Trainer, breeder, farmer Ronnie Houghton dies at 79

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In September 1961, Betsy Roosevelt went to the Fair Hill Races, and saw jump jockey Ronnie Houghton win the Cecil County Steeplechase aboard Trout Line.

“I was so proud to know somebody who won a race at Fair Hill,” Betsy said Tuesday of her then future husband who died Sunday at age 79. Houghton bred, owned and trained Thoroughbreds, was a father to four children and a grandfather to 11. The Pennsylvanian leaves behind a long legacy and, though he’ll be missed, not a lot of pain.

“I’m sad, but I’m great too,” said Betsy, who married Ronnie a little more than a year after that day at Fair Hill. “He was the luckiest person. He had the three things he always wanted – the farm, me and the kids – everything he ever wanted.”

The Houghtons, routinely among the leading breeders in Pennsylvania for years, own Sylmar Farm (first on Sylmar Road in Rising Sun, Md. and later in Pennsylvania’s Lancaster County) and produced standouts Princess Of Sylmar, Banjo Picker and Whistle Pig – the latter two as breeders. The 300-acre farm foals mares, raises babies, breaks yearlings, preps racehorses on its racetrack and even finds time and space for 50-head of cattle. It was Ronnie Houghton’s pride and joy, behind (or alongside) Betsy and the children.

“We try to do a very, very good job . . .” Ronnie said in 2010 while describing the Sylmar philosophy. “We’ve got a pretty nice reputation. Or clients appreciate what we do for them. We raise a pretty nice, tough individual. Too many horses are what I call hot-house raised.”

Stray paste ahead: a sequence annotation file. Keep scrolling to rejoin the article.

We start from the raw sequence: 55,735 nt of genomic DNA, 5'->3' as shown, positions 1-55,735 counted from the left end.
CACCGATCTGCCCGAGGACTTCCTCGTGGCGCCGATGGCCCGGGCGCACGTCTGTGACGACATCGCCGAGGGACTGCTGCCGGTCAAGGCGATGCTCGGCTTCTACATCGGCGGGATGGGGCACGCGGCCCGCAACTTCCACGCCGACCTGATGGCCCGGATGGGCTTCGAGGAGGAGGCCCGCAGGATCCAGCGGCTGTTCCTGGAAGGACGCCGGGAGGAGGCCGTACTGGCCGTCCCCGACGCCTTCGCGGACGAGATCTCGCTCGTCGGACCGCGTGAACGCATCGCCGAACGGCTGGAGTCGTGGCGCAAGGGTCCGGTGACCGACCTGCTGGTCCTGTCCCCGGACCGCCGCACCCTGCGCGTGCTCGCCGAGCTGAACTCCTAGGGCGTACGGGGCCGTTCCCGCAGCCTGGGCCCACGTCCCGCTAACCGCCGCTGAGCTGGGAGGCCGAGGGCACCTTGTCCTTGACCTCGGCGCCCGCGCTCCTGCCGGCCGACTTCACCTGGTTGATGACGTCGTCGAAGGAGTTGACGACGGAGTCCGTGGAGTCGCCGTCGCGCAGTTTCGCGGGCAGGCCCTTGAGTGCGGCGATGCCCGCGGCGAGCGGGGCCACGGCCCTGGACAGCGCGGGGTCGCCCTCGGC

There were no delicate flowers at Sylmar, though Princess Of Sylmar grew into a Grade 1-winning, $2 million earner for Sylmar client Ed Stanco. The Majestic Warrior filly was born and broken at Sylmar – Betsy Houghton walks by her stall every day – and went on to win nine of 15 for trainer Todd Pletcher. She broke her maiden at Penn National, but pressed on to win the Kentucky Oaks, Coaching Club American Oaks, Alabama and Beldame in 2013. At the end of it all, she sold for $3.1 million as a broodmare prospect and resides in Japan.

“We liked her, but we never thought she was great,” said Betsy Houghton, who added that Sylmar’s young horses rarely get saddled with high expectations. “We treated her like any other horse and that had to help her grow up. We went to Saratoga and Belmont to see her run, saw her run a lot. It’s still hard to believe.”

Born in New Jersey, Ronnie Houghton grew up near Newtown Square, Pa., where his parents worked on the Wetherill family’s Happy Hill Farm. He and Betsy first met in pony club. He got a two-year degree at Penn State and went to work for trainer Ridgely White in Virginia. Houghton rode Trout Line, who was trained by future Hall of Famer Sidney Watters Jr., to four consecutive timber wins in 1961 – at Fair Hill, Rolling Rock, Monmouth County and Far Hills. Houghton also won the Carolina Cup, then a timber race, that year aboard Ingo.